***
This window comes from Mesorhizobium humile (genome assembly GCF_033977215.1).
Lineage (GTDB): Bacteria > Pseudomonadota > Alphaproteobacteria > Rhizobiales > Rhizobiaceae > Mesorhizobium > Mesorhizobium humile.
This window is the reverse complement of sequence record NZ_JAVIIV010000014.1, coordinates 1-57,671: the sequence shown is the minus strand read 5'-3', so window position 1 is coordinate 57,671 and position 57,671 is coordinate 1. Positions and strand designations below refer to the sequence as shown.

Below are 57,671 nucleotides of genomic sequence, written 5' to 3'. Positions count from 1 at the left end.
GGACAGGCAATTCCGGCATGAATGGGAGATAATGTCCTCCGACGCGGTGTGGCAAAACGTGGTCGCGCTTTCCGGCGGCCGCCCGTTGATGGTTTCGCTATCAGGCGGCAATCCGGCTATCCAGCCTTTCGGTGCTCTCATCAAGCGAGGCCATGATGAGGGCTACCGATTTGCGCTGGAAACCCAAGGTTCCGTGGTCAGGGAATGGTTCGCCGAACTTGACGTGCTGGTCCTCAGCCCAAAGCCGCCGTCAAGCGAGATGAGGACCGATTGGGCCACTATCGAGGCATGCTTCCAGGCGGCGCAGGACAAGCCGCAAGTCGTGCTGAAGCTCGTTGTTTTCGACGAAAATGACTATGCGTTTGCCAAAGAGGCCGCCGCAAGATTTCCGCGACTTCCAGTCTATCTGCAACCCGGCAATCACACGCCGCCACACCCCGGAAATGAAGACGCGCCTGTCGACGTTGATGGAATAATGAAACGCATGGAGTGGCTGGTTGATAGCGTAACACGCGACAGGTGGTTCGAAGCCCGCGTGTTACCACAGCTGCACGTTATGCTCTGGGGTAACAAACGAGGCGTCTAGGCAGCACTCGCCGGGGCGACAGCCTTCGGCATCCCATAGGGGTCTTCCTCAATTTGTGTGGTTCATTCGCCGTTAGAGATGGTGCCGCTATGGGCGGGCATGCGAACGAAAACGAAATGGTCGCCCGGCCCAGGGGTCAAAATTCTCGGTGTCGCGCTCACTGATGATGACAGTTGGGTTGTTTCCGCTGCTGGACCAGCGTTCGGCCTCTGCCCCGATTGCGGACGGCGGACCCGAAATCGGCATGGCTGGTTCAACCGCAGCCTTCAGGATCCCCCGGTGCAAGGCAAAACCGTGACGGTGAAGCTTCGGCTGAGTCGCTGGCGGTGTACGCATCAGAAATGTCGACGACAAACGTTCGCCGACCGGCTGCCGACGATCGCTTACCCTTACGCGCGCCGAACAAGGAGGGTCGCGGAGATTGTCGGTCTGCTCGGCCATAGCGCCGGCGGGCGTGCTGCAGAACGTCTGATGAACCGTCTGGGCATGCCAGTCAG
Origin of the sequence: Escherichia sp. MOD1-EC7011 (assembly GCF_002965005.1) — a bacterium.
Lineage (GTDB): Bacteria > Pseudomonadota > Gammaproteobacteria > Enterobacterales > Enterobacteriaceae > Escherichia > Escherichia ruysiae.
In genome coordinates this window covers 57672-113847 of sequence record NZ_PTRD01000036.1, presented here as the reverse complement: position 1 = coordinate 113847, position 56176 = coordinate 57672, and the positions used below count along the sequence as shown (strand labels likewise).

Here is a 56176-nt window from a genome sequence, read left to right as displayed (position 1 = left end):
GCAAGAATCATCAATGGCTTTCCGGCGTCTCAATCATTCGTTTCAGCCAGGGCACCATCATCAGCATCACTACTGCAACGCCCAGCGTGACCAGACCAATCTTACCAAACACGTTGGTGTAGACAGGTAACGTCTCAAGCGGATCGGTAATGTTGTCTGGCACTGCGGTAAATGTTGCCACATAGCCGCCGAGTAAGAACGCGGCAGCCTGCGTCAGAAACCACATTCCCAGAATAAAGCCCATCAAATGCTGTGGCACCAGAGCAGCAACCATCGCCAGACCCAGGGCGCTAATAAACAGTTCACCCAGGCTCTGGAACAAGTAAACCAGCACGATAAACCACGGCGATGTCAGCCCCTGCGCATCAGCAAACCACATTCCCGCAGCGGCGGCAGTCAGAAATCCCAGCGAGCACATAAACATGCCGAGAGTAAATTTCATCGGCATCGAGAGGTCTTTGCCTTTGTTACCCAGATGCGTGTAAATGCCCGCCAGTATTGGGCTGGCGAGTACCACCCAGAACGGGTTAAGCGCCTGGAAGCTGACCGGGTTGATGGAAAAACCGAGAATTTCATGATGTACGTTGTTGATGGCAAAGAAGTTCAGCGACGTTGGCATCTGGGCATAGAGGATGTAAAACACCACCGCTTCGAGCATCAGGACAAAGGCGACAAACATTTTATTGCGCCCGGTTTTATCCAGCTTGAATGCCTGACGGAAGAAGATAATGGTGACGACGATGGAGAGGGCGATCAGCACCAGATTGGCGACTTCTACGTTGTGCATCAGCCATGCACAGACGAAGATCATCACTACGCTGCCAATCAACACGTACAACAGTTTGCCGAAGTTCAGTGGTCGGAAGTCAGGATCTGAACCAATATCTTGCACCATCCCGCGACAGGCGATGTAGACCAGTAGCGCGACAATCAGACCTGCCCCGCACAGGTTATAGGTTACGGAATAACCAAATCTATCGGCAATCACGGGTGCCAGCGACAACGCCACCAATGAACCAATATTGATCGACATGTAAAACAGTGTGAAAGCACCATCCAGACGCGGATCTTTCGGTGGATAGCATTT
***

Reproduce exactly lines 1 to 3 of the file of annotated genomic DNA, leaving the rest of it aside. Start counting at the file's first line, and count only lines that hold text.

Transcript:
This window comes from Mesorhizobium humile (genome assembly GCF_033977215.1).
Lineage (GTDB): Bacteria > Pseudomonadota > Alphaproteobacteria > Rhizobiales > Rhizobiaceae > Mesorhizobium > Mesorhizobium humile.
This window is the reverse complement of sequence record NZ_JAVIIV010000014.1, coordinates 1-57,671: the sequence shown is the minus strand read 5'-3', so window position 1 is coordinate 57,671 and position 57,671 is coordinate 1. Positions and strand designations below refer to the sequence as shown.